The decision to bestow a new name to the watch lies in Karl-Friedrich’s passion for safeguarding the biotopes where the eagles call home. Other than concurrently launching the Eagle Wings Foundation of which he is a founding member and the Alpine Eagle, he has taken the opportunity to design a watch evocative of the features of the majestic creature. For example, the watch’s brass dial is galvanic treated to form a bark-like texture to resemble an eagle’s iris. Similarly, the tail counterweight of the second hand is finished to mimic the raptor’s feathers. Unfortunately, the picture doesn’t do the textural subtlety justice as it is much more vivid and pronounced when seen in person.
Just as importantly, he has contemporarised the watch with a modern profile and high standard of finishing. The Alpine Eagle’s round bezel is punctuated by eight screws, grouped in pairs at the four cardinal points and set at a tangent to the circle of the bezel. These screws contribute to both aesthetics and functionality, as they hold the case tightly and raise water resistance to 100m. Furthermore, all flat surfaces of the case are satin polished, while chamfered surfaces are mirror polished to create contrasting effects.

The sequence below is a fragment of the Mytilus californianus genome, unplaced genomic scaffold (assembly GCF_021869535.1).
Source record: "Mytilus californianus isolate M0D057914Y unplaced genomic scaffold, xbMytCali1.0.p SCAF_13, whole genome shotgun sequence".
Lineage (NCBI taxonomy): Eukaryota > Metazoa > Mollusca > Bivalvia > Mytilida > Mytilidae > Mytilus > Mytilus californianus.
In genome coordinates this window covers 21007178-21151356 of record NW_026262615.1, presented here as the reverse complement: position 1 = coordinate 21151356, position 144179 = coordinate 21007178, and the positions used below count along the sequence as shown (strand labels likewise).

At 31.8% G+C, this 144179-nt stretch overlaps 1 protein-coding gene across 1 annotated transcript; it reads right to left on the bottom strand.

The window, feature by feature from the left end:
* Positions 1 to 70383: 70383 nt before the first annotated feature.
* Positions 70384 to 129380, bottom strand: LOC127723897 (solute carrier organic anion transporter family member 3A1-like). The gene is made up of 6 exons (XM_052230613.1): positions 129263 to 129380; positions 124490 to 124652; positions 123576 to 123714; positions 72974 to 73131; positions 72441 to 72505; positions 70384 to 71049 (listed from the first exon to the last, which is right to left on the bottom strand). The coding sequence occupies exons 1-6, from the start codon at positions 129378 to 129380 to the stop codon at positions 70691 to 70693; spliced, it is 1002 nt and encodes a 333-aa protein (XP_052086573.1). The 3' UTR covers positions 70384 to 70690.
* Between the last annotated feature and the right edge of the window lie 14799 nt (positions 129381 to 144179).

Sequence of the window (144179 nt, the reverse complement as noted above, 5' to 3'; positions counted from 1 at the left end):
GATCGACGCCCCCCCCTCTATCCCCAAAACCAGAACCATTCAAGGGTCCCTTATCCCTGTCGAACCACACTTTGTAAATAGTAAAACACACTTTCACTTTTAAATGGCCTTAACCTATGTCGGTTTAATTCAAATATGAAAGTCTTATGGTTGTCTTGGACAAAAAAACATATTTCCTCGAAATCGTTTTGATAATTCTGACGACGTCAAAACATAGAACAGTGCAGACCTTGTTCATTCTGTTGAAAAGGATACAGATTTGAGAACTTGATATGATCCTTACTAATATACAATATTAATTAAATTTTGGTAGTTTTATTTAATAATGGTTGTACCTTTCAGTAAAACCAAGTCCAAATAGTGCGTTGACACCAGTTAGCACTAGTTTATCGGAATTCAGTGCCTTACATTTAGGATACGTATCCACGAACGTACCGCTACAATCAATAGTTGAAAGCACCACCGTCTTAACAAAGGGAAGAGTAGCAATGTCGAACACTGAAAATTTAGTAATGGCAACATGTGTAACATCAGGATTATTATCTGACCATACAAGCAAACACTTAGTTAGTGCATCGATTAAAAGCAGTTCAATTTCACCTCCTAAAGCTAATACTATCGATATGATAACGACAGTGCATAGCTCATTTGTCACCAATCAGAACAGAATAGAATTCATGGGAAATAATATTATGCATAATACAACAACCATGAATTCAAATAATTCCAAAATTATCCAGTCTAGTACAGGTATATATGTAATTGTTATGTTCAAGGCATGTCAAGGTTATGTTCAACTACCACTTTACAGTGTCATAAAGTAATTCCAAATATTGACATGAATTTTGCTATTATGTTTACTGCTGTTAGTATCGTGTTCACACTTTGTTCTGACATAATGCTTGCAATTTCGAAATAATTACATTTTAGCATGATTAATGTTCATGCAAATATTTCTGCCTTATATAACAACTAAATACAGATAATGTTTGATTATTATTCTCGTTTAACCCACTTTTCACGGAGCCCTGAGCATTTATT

Unlike the rest of Chopard’s watches, the crown of the Alpine Eagle is ingeniously engraved with a compass rose, alluding to the eagle’s innate ability to sense the earth’s magnetic fields. Legibility is not an issue with the large applied hour markers generously paved with Super-LumiNova Grade X1 coating. The three-link Lucent Steel A223 integrated bracelet is equally brilliant, not just in the way it plays with light but its finishing. Chamfered and alternately polished, the bracelet is comfortable, smooth and without rough edges, indicating the polishing work that goes into it.
Chopard is one of the few brands whose watches are all COSC certified. The Alpine Eagle is powered by the in-house Chopard 01.01-C and 09.01-C automatic movements viewable from the caseback, respectively for the 41mm and 36mm models. The former boasts 60 hours of power reserve, while the latter is less at 42 hours and among the smallest movements to pass COSC’s stringent test, which guarantees the time-keeping precision. The 36mm model, although not targeted solely at ladies with its wider application of 18k rose gold, Tahitian mother-of-pearl dial and diamonds, has the distinction of not having a date aperture. For men who like zero date, three-hand, smaller steel watches, it is a compelling choice.
Between the haute horlogerie L.U.C and the contemporary Mille Miglia, Chopard had in its portfolio watches that would cater to nearly all watch collectors – nearly. The conspicuous missing piece was an all stainless steel, sports luxe model with an integrated bracelet. With the Alpine Eagle, the jigsaw is now complete. Issued in 10 references in Lucent Steel A223, gold, bi-material and diamond-set gold, they are Chopard’s newly hatched brood.
Images provided by Chopard. This story first appeared in Prestige October 2019.